Labrador Retrievers are:
- Easy to train
They have a controlled and balanced personality which makes them a great breed to train and learn new tasks for their owner.
Because of this, the Labrador serves in almost every service dog capacity.
They are highly sociable animals who are great with children and other animals too.
This type of breed is used mostly for children with mobility issues in wheelchairs or to assist with walking and support.
Poodles are taller making them amazing animals for this type of work.
Standard Poodles are:
- Highly intelligent
- Easy to train
They are very curious dogs aiming to please their owner which makes them highly trainable and reliable.
Now that we’ve explored five great service dog breeds to know, let’s recap some of the common traits a service dog possesses:
- Highly intelligent
- Easy to train
Keep in mind, there is no set breed for being a service dog.
It’s important for your loving companion to fit into your family’s lifestyle and child’s needs.
Given the right training and proper temperament, other dogs may be trained to be service dogs.
Helpful Things and Resources
Service Dog Training Manual (Step-By-Step)
If you are just getting started researching service dogs or are about to start your journey training your new furry companion, here is one of the top guides to reference on Amazon.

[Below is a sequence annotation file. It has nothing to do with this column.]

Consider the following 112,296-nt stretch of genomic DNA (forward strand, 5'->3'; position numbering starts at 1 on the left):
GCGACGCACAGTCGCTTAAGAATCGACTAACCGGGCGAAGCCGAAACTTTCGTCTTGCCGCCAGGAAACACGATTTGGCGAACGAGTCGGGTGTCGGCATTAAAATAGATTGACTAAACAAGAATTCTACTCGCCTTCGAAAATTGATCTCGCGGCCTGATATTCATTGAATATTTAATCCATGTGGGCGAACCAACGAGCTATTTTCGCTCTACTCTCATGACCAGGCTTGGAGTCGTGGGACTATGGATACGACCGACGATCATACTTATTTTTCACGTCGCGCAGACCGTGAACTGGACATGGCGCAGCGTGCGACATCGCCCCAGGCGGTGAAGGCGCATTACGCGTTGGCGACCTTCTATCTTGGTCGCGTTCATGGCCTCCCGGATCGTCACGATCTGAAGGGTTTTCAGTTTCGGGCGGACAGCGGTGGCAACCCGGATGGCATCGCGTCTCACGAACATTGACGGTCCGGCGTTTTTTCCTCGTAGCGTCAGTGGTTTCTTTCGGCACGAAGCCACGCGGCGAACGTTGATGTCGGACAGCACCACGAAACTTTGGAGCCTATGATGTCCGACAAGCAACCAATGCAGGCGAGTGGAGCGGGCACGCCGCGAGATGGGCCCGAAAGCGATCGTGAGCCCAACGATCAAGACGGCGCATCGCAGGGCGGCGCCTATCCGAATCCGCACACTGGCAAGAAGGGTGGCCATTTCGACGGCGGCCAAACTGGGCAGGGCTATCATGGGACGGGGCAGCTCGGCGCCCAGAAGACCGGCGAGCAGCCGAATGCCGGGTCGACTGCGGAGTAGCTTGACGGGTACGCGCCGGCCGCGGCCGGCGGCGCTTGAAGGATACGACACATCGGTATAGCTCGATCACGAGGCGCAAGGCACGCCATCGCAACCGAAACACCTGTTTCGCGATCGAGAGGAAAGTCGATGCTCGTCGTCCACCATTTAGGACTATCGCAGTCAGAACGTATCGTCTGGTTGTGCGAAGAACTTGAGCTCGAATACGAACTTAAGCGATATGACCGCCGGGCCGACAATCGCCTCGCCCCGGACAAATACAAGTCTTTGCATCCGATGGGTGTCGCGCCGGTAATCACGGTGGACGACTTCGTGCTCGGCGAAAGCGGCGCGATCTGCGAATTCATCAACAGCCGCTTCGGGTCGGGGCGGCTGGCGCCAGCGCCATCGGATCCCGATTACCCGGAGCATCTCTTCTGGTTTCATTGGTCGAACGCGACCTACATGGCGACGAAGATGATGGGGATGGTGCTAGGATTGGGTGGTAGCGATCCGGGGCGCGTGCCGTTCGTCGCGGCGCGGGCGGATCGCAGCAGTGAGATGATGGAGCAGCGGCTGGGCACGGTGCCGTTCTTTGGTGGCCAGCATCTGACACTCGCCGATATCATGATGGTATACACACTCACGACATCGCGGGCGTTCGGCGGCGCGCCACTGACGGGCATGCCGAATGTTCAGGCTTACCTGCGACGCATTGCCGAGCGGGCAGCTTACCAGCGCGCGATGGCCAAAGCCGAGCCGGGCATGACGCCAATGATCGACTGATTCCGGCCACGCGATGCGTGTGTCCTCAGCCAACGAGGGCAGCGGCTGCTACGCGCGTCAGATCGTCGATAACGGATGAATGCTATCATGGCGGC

All-In-One Service Dog Kit
If you do have a service dog or are planning on getting one, here’s a kit to save you time.
It comes with the important things you’ll need like: an adjustable vest, bridge handle, a vest with a handle, and a registered ID card. Note: Your ID will be mailed separately after your information is submitted.
Answers To Your Frequently Asked Questions…
For further questions, you may have about service animals and your rights, click here to be directed to the U.S. Department of Justice Service Animals FAQ section.
We want to wrap up by extending our gratitude to thank you for stopping by today!
What service dog breeds do you recommend?
Let us know in the comments below. ♥
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About the Author
Lindsey is the co-founder of The LENN Foundation and content creator of the Intensive Therapy for Kids blog.
When she isn’t busy playing Godzilla with her son or chasing around her mischievous Rottweiler pup, she loves creating experiences and memories with her loved ones (traveling, watching a good flick, trying new n’ yummy restaurants). Speaking of restaurants, one of her favs is Taco Bell!
Most of all, she is grateful for her supportive circle of family, friends, and to live out her passion for helping kids with Cerebral Palsy (like her sweet nephew Lenny).
If you’re curious about The LENN Foundation, you may see the kids’ helped and feel-good content here. ♥